MOBILE, Ala. — Jurors acquitted an Alabama physician accused of prescribing drugs that killed a former guitarist for rock band 3 Doors Down.
The not guilty verdict was returned Monday in the case of Dr. Richard Snellgrove, court documents show. Snellgrove had been indicted on 13 counts of unlawful distribution of drugs and health care fraud tied to the 2016 death of Matthew Roberts.
Prosecutors said Snellgrove prescribed drugs to Roberts even though he knew Roberts struggled with addiction. Snellgrove’s lawyer, Dennis Knizley, said the physician’s actions were reasonable and prosecutors targeted Snellgrove because Roberts was famous.
Knizley said text messages introduced by the defense at trial showed that Roberts was seeking illegal drugs in addition to medications he got from Snellgrove. The defense argued that alone showed Roberts’ death couldn’t be hung on Snellgrove.
“He was obtaining and abusing street drugs at the same time he was obtaining drugs and to a certain degree deceiving Dr. Snellgrove,” Knizley told The Associated Press in a telephone interview Tuesday.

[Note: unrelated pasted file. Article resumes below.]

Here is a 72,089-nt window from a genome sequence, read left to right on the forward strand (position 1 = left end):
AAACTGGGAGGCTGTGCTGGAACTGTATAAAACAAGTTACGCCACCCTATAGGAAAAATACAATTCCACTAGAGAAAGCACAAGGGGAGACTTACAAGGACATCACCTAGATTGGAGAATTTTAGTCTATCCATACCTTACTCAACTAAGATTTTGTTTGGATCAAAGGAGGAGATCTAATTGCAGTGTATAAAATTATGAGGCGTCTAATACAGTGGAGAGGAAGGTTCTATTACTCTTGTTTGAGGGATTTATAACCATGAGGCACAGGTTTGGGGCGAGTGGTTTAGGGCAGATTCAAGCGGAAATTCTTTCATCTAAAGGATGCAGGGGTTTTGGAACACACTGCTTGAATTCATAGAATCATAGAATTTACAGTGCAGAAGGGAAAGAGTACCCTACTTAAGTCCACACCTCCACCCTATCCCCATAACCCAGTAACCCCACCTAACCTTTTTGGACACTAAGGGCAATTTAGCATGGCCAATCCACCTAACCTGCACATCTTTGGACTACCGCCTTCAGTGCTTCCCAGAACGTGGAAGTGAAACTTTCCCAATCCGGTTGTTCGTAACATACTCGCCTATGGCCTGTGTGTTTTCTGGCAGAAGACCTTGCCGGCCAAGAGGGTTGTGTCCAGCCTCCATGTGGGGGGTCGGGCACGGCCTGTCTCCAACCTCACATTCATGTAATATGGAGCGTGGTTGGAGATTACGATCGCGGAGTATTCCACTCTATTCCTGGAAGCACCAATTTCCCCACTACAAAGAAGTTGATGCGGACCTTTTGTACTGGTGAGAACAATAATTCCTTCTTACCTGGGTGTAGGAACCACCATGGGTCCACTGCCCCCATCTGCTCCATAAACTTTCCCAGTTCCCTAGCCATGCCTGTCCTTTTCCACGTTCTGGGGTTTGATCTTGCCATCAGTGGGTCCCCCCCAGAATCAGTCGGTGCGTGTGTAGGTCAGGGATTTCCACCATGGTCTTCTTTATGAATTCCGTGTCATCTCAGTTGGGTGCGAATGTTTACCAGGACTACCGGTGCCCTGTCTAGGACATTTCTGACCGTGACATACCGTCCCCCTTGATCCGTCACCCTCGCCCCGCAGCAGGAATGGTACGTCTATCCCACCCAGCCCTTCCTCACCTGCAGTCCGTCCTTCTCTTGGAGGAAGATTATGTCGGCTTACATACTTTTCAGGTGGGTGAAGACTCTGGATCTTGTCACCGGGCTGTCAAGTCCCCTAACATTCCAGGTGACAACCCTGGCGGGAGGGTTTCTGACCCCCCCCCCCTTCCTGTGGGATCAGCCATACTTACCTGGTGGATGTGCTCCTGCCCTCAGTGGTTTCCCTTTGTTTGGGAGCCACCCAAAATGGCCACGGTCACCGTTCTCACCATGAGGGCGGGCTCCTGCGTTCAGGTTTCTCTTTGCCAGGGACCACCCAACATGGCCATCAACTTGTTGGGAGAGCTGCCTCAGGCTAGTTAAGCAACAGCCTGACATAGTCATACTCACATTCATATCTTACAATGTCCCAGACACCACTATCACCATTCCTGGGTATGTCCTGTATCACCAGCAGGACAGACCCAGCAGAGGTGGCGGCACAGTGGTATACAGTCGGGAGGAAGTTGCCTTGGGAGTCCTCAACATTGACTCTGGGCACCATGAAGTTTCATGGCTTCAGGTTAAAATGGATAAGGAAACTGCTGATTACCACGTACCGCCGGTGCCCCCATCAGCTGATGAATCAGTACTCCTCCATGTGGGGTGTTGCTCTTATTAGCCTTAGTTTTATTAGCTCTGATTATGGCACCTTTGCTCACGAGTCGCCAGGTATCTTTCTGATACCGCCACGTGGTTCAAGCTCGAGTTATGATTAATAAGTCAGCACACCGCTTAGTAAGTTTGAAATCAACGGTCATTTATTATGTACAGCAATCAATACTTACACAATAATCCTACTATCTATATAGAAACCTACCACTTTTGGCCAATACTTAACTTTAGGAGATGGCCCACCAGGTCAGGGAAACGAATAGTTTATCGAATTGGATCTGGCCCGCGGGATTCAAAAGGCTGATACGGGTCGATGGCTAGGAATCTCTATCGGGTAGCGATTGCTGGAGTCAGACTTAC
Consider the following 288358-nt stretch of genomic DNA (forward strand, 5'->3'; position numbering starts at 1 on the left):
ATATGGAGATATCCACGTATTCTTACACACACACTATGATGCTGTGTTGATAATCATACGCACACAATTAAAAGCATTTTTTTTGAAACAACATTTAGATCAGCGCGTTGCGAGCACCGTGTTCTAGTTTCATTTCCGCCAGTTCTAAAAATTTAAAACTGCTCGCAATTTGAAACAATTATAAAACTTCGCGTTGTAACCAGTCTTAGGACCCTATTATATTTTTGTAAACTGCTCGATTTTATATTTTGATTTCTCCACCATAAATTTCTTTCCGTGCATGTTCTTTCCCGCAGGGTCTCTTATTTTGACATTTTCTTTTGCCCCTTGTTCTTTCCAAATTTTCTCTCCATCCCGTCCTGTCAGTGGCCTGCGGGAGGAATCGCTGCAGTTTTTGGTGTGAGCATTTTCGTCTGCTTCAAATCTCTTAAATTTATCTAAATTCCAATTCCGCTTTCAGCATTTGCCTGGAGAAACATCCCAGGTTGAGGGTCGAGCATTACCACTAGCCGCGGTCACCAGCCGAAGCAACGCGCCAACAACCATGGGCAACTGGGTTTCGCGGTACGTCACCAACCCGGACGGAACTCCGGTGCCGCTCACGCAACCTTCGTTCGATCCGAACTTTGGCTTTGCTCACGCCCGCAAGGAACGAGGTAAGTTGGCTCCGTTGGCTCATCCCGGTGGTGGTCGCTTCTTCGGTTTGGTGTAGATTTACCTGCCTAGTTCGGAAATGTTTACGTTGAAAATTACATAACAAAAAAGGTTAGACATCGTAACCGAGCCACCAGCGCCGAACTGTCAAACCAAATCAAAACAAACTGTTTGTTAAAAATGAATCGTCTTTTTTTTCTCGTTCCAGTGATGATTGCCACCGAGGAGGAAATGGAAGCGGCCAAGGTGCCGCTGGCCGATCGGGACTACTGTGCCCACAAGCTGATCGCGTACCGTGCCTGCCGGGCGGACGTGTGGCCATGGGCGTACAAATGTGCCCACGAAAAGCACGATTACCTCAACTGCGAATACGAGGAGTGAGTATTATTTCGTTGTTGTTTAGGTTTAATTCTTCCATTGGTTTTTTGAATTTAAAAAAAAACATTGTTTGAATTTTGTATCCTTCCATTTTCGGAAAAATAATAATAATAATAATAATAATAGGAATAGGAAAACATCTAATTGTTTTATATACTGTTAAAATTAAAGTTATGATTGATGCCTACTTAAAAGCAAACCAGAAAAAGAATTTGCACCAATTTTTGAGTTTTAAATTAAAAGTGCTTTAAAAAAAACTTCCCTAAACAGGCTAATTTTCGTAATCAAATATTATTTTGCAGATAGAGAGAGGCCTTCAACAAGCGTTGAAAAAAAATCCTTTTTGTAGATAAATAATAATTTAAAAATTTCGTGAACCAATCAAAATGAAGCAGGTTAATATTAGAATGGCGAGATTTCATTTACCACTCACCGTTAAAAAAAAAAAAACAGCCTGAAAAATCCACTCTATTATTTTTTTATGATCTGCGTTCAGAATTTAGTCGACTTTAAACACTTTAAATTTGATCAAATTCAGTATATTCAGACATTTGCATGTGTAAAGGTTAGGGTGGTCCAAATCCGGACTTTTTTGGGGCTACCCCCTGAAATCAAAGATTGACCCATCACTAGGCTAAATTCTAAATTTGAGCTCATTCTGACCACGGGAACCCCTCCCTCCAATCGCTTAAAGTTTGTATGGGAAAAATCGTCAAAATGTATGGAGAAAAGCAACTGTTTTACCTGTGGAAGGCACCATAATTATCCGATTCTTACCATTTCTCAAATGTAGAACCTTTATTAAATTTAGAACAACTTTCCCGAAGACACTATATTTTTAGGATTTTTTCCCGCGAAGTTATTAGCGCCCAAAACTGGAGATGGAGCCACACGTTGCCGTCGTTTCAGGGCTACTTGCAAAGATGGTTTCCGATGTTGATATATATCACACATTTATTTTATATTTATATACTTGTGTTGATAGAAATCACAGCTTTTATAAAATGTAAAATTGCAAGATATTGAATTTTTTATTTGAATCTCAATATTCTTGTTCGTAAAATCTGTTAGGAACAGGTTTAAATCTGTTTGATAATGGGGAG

A spokesman for U.S. Attorney Richard Moore did not immediately return an email seeking comment.
Roberts was a founding member of 3 Doors Down when the rock group began in 1996 on the Mississippi Gulf Coast. He co-authored the band’s hit song “Kryptonite,” which in 2001 was nominated for a Grammy award for best rock song. Roberts left the band after its 2012 European tour, checking into rehab the same year. He was found dead in August 2016 in a hotel hallway in West Bend, Wisconsin, where he had gone to perform a charity concert.
Snellgrove had treated Roberts as early as 2005, and prosecutors argued that Snellgrove prescribed escalating amounts of medication in a way that was imprudent.
Knizley described his client as a “good person and a good doctor” and said federal prosecutor had “wrecked” his reputation and medical practice.
U.S. District Judge Kristi DuBose on Thursday had dismissed four of the charges against Snellgrove relating to prescriptions he wrote to Jeremy Ryals, Roberts’ roommate and cousin. Prosecutors had alleged that Snellgrove knew the drugs were really for Roberts, but Knizley said prosecutors never proved those claims.
Jurors began deliberating on the remaining counts Friday after a two-week trial.
Roberts’ family is also suing Snellgrove, Rite Aid Corp. and others in a civil lawsuit in state court in Alabama. That case was stayed pending the outcome of Snellgrove’s criminal case.
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